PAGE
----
“Throughout the test program the airplanes operated as designed and as expected. The 787-10 is over 95 per cent common with the -9. The test program was smooth. We predicted a quiet test program, and we delivered. Our next steps are continue to work with other validating agencies as we work toward the first delivery to the launch customer, Singapore Airlines in the first half of the year. We’re eager to fulfil our customer orders. We currently have 171 orders in backlog from nine leading customers.”
In addition to Singapore Airlines, Air France, All Nippon Airways, British Airways, Emirates, Etihad, EVA Air, United Airlines, plus lessors GECAS and Air Lease Corporation, together with eight aircraft for unidentified customer(s), have ordered the jet.
For the 787-10, Whittington explains, “we are complete with all flight testing required for the delivery. First delivery is to Singapore in the Rolls-Royce family. There is a little bit more testing to be done for the GE-powered airplanes a little bit later on. The typical way we certify the airplanes, the FAA gives us our amended type certificate, and has for the 787-10. Beyond that, then each of the airlines will get a validation from their regulatory agencies prior to taking delivery. So every foreign carrier will line up with a new validation program that’s unique to each operator.”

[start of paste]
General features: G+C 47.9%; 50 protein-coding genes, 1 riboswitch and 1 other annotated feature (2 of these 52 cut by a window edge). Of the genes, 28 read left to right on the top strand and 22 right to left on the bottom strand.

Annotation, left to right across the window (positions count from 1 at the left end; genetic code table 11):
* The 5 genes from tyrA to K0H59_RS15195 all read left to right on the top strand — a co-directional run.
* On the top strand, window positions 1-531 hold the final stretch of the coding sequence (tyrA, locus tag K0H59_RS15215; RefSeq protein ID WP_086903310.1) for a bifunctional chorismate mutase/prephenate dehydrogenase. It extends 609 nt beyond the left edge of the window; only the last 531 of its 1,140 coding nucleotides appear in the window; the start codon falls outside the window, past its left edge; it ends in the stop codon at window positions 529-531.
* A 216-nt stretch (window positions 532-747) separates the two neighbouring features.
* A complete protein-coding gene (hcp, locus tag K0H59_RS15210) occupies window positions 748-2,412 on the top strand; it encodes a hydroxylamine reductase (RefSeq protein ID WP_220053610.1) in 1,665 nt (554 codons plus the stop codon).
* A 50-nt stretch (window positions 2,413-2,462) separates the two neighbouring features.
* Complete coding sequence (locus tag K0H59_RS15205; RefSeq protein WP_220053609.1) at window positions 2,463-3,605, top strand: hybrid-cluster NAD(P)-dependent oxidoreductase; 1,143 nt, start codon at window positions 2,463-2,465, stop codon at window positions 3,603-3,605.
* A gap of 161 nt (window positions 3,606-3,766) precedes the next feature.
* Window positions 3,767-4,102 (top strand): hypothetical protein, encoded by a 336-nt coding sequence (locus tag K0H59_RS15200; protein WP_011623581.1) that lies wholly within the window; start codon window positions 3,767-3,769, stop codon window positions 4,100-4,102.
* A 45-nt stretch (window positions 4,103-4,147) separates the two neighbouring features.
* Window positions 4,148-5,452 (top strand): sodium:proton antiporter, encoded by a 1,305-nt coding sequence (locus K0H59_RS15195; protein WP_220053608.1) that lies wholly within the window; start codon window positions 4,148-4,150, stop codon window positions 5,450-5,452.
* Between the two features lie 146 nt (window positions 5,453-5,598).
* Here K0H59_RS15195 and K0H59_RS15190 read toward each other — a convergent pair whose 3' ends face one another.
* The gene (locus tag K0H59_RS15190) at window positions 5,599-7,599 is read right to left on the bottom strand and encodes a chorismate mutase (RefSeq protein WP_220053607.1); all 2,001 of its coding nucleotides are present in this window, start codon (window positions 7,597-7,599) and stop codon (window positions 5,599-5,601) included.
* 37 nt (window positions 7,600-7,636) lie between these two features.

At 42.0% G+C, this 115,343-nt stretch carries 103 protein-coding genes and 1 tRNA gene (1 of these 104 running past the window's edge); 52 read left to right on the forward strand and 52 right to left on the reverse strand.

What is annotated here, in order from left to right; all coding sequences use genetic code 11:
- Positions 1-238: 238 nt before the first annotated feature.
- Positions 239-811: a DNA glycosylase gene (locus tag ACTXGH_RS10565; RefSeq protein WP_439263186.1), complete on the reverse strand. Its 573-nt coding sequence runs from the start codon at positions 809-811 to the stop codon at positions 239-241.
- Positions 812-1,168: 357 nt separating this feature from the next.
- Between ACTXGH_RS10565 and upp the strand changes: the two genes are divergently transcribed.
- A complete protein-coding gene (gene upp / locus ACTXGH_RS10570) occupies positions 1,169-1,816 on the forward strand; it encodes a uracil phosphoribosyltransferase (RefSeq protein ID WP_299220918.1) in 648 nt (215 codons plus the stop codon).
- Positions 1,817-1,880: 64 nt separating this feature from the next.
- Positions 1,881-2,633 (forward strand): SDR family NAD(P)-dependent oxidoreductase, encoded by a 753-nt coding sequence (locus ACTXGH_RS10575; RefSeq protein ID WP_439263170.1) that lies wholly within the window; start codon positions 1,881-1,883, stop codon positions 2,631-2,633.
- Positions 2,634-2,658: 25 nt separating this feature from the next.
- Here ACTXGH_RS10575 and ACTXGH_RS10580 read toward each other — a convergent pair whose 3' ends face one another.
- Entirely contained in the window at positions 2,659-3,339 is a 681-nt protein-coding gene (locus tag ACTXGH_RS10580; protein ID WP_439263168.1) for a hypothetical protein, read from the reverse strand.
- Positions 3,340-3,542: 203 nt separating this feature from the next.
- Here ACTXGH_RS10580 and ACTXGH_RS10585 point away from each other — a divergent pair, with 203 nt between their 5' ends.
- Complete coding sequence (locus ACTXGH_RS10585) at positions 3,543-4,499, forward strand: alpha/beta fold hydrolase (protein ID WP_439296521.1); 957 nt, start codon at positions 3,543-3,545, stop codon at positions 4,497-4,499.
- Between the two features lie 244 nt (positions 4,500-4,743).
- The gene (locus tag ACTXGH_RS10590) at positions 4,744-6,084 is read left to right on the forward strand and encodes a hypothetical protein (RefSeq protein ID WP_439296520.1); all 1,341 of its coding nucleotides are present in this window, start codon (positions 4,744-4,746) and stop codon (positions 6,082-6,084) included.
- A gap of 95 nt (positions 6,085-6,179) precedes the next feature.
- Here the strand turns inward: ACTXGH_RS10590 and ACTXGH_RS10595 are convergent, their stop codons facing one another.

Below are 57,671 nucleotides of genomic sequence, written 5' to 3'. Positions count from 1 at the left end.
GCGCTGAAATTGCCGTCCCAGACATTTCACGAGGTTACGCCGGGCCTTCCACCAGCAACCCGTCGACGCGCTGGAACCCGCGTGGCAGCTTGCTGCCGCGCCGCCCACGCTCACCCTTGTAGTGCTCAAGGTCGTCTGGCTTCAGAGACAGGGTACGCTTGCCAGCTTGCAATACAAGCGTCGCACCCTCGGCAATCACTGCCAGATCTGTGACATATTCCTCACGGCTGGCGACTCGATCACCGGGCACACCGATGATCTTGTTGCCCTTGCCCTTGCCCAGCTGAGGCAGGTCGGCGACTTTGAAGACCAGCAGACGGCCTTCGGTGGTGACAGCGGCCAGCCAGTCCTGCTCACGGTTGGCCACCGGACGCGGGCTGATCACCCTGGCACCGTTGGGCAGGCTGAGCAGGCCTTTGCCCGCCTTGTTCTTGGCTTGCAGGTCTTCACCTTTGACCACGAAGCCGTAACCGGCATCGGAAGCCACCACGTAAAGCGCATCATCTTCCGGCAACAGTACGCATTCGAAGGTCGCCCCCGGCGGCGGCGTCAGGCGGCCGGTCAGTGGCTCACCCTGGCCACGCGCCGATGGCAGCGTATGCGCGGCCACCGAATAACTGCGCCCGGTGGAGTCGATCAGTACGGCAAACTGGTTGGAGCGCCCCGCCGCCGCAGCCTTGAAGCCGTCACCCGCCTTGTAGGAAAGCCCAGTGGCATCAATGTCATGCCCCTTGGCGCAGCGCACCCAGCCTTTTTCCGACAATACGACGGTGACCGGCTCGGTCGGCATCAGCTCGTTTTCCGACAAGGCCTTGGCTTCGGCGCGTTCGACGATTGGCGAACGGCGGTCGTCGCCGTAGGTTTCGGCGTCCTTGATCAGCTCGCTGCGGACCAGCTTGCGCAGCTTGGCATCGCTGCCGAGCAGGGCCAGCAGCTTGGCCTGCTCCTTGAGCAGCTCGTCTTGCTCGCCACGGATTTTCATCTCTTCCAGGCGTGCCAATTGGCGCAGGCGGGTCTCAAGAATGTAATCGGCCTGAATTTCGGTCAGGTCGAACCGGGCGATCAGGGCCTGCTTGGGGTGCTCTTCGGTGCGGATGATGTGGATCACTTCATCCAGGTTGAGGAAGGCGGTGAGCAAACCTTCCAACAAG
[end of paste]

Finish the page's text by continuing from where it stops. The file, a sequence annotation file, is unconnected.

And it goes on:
VIDEO – This Boeing Youtube clip highlights 787-10 performance flight testing.
Designed for long-haul, but not ultra long-haul, flights, the -10’s example range doesn’t quite reach the US east coast from Sydney.
“The 787-10 Dreamliner is a game changer to the market. It’s the newest and longest member of our family. As a stretch of the -9 airplane, it adds a lot more seats and cargo capacity, really setting a new benchmark for fuel efficiency and operating economics. In fact, it’s got the lowest CASM or cost per available seat mile in the industry,” Boeing’s Tarun Hazari argues.
“It’s capable of flying 330 passengers over 6,400 nautical miles, or almost 12,000 kilometres. This second derivative offers basically 25 per cent better fuel per seat and emissions than the airplanes it replaces, making it the absolute most efficient twin available today.”
“When you combine it with all the passenger pleasing features of the 787 family, which everyone’s familiar with – the spacious cabin and windows, the large bins, the higher humidity, smooth ride technology – it truly is second to none. It really accentuates the family,” Hazari continues.
“Most noteworthy, however, from an environmental perspective, our planes have saved over 21 billion pounds of fuel. The 787-10 will make the perfect addition to the fleet, unlocking enhanced efficiency never before seen. We’re all eagerly awaiting its first delivery and entry into service.”
The 787 family is flexible around performance, both between and within models